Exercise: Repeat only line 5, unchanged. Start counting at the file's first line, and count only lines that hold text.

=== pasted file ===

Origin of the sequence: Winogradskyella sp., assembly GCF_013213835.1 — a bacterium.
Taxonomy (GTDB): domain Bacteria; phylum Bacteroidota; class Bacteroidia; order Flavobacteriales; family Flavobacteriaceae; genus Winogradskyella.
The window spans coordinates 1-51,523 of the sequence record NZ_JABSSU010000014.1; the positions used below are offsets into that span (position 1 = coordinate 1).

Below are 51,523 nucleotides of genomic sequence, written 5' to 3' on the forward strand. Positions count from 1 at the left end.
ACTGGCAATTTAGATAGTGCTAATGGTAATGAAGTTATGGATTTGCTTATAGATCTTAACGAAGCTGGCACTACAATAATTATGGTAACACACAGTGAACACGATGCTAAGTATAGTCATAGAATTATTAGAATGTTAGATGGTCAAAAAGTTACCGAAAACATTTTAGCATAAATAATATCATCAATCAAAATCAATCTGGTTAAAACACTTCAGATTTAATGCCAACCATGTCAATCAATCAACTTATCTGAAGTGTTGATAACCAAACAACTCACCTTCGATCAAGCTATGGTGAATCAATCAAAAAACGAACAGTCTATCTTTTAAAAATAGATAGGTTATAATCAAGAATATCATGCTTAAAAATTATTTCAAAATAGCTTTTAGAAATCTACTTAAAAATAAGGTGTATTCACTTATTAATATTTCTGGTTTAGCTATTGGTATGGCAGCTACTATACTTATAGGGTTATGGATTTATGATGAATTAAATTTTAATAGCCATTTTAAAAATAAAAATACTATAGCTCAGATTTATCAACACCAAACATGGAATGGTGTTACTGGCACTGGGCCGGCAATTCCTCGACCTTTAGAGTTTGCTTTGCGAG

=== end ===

ACTGGCAATTTAGATAGTGCTAATGGTAATGAAGTTATGGATTTGCTTATAGATCTTAACGAAGCTGGCACTACAATAATTATGGTAACACACAGTGAACACGATGCTAAGTATAGTCATAGAATTATTAGAATGTTAGATGGTCAAAAAGTTACCGAAAACATTTTAGCATAAATAATATCATCAATCAAAATCAATCTGGTTAAAACACTTCAGATTTAATGCCAACCATGTCAATCAATCAACTTATCTGAAGTGTTGATAACCAAACAACTCACCTTCGATCAAGCTATGGTGAATCAATCAAAAAACGAACAGTCTATCTTTTAAAAATAGATAGGTTATAATCAAGAATATCATGCTTAAAAATTATTTCAAAATAGCTTTTAGAAATCTACTTAAAAATAAGGTGTATTCACTTATTAATATTTCTGGTTTAGCTATTGGTATGGCAGCTACTATACTTATAGGGTTATGGATTTATGATGAATTAAATTTTAATAGCCATTTTAAAAATAAAAATACTATAGCTCAGATTTATCAACACCAAACATGGAATGGTGTTACTGGCACTGGGCCGGCAATTCCTCGACCTTTAGAGTTTGCTTTGCGAG